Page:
In introducing the PS4 Pro yesterday, Sony compared the addition of 4K resolution and high dynamic range (HDR) to the jump from standard definition to high definition that took place in consoles a decade ago. After seeing the Pro demonstrated in person after Sony’s announcement event last night, however, I can’t say the jump in graphical fidelity is really comparable to that SD-to-HD leap.
At its base, the PS4 Pro is just a more graphically powerful version of the standard PS4. The new unit’s AMD GPU is capable of 4.2 teraflops, Sony says, compared to 1.84 teraflops on the standard model. That would seem to put the Pro somewhere between AMD’s recently launched Radeon RX 470 and 480 PC graphics cards in terms of raw graphical processing power (though differences in PC and console architecture make that something of an apples-to-oranges comparison). The PS4 Pro also sports unspecified improvements to the CPU clockspeed and memory bandwidth over the standard model.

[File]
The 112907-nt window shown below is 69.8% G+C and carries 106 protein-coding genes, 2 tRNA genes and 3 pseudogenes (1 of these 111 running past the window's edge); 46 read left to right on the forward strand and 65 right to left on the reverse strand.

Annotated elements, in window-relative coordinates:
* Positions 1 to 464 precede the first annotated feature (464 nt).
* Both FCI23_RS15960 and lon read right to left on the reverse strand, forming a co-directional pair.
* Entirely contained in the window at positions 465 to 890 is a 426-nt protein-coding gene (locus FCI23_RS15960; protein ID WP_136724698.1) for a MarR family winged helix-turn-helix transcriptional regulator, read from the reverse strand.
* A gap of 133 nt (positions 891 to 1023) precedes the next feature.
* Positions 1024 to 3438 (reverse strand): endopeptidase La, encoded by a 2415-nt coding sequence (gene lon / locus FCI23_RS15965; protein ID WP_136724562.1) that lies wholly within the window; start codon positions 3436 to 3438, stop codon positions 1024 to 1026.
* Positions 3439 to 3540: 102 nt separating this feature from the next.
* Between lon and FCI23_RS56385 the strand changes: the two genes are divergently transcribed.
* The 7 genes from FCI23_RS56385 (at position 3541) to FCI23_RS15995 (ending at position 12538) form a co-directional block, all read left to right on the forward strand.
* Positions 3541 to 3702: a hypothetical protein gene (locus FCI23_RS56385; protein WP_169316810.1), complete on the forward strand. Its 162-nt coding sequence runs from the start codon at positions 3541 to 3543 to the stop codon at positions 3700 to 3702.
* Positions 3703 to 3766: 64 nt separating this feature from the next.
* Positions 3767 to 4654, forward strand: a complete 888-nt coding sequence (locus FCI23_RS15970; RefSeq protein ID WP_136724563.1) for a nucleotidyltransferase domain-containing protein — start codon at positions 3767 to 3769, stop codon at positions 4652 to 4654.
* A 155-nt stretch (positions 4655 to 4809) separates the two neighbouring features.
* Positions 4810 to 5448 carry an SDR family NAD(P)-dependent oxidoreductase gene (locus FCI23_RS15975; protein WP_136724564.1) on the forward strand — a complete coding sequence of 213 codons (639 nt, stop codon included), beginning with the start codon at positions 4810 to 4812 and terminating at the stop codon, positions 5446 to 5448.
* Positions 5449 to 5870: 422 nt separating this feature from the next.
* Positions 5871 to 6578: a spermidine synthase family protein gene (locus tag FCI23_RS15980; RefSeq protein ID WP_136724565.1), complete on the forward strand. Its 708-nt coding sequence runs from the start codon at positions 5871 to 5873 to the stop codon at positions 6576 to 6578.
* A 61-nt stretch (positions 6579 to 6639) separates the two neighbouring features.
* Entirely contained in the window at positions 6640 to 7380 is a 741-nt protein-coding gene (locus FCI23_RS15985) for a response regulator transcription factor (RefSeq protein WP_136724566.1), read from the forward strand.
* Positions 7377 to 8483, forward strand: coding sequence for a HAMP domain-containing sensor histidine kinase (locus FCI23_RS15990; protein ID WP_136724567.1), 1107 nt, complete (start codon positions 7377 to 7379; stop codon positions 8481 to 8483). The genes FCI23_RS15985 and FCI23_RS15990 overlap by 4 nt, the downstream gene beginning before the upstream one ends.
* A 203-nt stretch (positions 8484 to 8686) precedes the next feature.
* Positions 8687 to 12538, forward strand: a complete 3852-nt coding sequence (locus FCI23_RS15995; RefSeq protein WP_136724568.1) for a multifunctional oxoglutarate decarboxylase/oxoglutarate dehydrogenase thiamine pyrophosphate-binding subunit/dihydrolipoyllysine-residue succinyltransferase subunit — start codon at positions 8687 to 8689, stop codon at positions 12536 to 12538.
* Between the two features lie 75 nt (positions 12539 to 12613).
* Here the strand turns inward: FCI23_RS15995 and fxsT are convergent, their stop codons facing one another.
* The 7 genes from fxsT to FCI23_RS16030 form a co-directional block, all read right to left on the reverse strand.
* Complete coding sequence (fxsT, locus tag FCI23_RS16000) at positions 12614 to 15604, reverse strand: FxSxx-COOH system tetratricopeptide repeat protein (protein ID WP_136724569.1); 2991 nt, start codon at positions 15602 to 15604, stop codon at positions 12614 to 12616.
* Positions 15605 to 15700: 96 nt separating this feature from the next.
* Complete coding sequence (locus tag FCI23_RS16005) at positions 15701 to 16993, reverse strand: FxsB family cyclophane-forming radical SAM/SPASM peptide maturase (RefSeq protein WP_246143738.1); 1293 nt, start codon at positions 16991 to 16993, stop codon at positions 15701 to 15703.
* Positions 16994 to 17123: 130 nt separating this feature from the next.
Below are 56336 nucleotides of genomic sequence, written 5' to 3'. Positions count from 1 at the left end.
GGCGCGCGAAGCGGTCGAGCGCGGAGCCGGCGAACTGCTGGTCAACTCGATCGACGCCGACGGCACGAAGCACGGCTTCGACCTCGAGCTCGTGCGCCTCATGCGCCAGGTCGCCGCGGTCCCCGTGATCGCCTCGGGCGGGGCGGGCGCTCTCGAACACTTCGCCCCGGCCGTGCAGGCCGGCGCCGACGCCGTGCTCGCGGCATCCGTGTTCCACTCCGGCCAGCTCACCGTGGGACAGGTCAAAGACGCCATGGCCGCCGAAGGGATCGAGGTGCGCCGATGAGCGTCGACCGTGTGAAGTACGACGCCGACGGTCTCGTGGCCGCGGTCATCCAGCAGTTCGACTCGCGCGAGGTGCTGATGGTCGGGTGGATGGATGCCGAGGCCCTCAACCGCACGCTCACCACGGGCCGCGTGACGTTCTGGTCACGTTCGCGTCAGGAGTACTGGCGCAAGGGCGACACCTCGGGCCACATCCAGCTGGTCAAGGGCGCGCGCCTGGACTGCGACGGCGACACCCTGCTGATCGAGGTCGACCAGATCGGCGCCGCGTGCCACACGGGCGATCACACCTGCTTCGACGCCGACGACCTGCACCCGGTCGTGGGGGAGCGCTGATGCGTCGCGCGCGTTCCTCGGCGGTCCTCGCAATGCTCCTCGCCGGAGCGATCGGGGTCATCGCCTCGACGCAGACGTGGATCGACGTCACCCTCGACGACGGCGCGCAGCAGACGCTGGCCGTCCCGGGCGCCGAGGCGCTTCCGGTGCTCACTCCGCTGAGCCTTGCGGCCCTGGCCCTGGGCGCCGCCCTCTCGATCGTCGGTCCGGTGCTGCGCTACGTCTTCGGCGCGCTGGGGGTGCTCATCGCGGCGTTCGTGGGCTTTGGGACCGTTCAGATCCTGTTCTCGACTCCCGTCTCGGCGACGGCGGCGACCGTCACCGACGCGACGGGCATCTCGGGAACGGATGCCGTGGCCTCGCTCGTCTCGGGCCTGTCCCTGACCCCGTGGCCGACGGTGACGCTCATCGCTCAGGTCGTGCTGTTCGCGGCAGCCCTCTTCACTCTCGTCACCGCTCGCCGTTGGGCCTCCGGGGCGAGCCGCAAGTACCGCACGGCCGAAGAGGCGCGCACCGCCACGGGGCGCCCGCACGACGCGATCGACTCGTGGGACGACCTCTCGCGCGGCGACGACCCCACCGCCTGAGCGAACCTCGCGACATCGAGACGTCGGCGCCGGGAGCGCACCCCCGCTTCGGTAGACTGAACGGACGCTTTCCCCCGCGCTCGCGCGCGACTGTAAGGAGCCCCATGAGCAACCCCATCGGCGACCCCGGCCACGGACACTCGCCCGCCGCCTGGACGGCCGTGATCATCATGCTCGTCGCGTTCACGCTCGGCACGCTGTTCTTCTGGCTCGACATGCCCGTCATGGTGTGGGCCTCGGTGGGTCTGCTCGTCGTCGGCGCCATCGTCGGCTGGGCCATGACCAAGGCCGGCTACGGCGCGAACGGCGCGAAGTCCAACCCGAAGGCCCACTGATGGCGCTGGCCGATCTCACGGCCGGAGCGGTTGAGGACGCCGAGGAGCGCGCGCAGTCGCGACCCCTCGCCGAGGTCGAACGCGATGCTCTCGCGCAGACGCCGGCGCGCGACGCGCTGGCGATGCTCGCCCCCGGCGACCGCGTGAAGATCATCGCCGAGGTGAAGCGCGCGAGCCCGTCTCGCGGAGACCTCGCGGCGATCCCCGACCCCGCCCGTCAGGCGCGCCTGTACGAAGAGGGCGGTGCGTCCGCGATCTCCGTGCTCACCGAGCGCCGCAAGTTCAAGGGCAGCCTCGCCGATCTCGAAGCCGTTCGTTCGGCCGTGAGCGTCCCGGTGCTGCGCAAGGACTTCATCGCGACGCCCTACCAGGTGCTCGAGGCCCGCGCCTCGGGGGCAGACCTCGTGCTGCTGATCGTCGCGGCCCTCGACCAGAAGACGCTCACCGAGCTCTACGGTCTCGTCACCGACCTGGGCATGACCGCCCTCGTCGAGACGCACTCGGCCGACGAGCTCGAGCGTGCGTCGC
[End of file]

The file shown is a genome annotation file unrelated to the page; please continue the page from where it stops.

To be clear, there’s no single set of standard improvements that you’ll always see in a PS4 game running in “Pro mode.” Developers have a lot of freedom in how they take advantage of the improved hardware specs to alter the look of their games. As long as Pro Mode looks better than standard mode (while not running at a worse frame rate), it’s fine by Sony.
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